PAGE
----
It will never be possible to get a completely accurate and unbiased account of the Barcelona fighting, because the necessary records do not exist. Future historians will have nothing to go upon except a mass of accusations and party propaganda. I myself have little data beyond what I saw with my own eyes and what I have learned from other eye-witnesses whom I believe to be reliable . . .
This kind of thing is frightening to me, because it often gives me the feeling that the very concept of objective truth is fading out of the world. After all, the chances are that those lies, or at any rate similar lies, will pass into history . . . The implied objective of this line of thought is a nightmare world in which the Leader, or some ruling clique, controls not only the future but the past. If the Leader says of such and such, “It never happened” — well, it never happened. If he says that two and two are five — well, two and two are five.
- George Orwell, Homage to Catalonia, quoted in Why Orwell Matters, by Christopher Hitchens
Christopher Hitchens says of Orwell’s Homage to Catalonia that it remained “an obscure collector’s item of a book throughout Orwell’s lifetime.” Not, in other words, a bestseller or anywhere close. Why would this be so? The answer given by Hitchens, one that makes complete sense to me, is that both the official and the popular views of the war in Spain relied on what I call a “two sides” formula. You know, the way we are told and so often tell each other that it’s so important to hear both sides of any issue or story? As if there are only two versions, the two clearly distinct from each other? That’s certainly the way the war in Spain was framed — as a conflict between conservatives (Catholic Nationalists, they called themselves; others called them Fascists) and communists (although some were grassroots socialists and others Stalin’s forces). Given the frame, which side any particular person saw as good and which as bad depended on that person’s ideological commitments rather than on more complicated facts, let alone whole truth.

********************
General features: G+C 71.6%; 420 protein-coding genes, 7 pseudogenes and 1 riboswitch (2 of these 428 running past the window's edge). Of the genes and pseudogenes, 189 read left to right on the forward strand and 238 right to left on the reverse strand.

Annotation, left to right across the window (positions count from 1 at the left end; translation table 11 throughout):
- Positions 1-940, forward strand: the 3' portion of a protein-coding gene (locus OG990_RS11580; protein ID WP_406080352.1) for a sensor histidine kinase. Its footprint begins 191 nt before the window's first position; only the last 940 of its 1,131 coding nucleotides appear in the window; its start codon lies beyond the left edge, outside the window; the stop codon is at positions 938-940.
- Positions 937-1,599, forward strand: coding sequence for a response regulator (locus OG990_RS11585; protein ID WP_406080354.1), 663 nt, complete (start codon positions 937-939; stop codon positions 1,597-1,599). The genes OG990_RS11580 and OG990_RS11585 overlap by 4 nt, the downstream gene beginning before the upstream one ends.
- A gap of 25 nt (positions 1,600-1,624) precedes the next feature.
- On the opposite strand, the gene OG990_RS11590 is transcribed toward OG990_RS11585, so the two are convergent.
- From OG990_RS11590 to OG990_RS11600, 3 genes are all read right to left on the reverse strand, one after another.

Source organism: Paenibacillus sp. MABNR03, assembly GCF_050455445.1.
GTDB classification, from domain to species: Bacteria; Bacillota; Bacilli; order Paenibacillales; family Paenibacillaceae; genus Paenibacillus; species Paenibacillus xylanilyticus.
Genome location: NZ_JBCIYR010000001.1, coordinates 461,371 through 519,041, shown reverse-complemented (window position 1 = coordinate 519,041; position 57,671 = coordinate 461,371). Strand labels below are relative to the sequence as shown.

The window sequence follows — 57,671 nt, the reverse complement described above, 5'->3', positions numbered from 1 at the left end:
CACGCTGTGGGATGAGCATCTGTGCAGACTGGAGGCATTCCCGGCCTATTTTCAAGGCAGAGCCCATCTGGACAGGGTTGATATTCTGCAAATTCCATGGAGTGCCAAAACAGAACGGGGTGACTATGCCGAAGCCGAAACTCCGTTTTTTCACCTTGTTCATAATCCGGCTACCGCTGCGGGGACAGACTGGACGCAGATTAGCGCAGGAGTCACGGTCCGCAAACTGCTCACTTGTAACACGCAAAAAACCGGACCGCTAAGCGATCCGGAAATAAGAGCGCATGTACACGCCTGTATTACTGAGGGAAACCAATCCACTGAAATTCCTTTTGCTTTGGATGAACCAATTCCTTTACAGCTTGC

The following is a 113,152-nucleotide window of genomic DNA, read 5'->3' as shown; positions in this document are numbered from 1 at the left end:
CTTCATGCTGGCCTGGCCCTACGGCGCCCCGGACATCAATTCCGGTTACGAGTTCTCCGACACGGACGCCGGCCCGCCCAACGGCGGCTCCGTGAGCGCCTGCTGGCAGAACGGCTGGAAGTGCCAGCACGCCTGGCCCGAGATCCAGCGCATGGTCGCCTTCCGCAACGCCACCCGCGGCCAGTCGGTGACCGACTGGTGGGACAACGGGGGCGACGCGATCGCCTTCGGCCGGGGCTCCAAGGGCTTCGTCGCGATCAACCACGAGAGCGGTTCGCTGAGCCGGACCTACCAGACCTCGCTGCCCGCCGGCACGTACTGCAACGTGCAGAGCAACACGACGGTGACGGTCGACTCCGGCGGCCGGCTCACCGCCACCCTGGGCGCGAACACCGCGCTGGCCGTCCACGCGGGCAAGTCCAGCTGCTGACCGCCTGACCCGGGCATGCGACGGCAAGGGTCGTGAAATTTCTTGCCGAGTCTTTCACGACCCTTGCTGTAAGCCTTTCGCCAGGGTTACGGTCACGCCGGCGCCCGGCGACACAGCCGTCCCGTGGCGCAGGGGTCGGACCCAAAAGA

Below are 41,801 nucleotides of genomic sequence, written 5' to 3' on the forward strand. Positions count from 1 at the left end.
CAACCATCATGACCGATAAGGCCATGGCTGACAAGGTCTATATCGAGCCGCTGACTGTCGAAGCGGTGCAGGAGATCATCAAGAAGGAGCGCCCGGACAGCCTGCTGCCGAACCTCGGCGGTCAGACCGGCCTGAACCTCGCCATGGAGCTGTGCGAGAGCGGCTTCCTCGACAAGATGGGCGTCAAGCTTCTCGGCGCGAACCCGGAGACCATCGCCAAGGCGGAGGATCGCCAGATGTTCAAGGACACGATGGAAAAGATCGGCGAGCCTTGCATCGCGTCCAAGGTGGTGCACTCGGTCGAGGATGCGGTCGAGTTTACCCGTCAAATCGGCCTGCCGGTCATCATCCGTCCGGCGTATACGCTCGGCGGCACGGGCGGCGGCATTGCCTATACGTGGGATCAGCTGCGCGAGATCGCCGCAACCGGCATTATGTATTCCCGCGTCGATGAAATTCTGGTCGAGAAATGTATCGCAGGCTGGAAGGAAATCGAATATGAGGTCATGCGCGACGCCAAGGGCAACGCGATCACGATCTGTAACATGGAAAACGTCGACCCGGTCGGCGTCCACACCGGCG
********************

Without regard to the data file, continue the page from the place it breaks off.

One must close one’s eyes to the virtues of one’s opposition in order to construct an inhuman enemy.
Orwell was on the ground in Spain, an active fighter on the Left but also a man who saw clearly, first-hand, the way the anti-fascist revolution was betrayed by Stalin’s ruthless subversion of forces fighting for Catalonian independence. What were his options when he realized what was really going on? Stay with a local, independent Left and be tortured, even murdered by Stalinists for not being a loyal Communist? That happened to others he knew. Go with the Stalinists, the internationally recognized Communists, and betray the revolution or switch sides and become a Fascist? Neither of those would have been Eric Arthur Blair, a.k.a. George Orwell.
He chose to escape and tell the story, but it fell on deaf ears. The world had chosen sides, each one saying, “With us or against us!” Thus, one could only be seen — by the “other side” — as Fascist or Communist.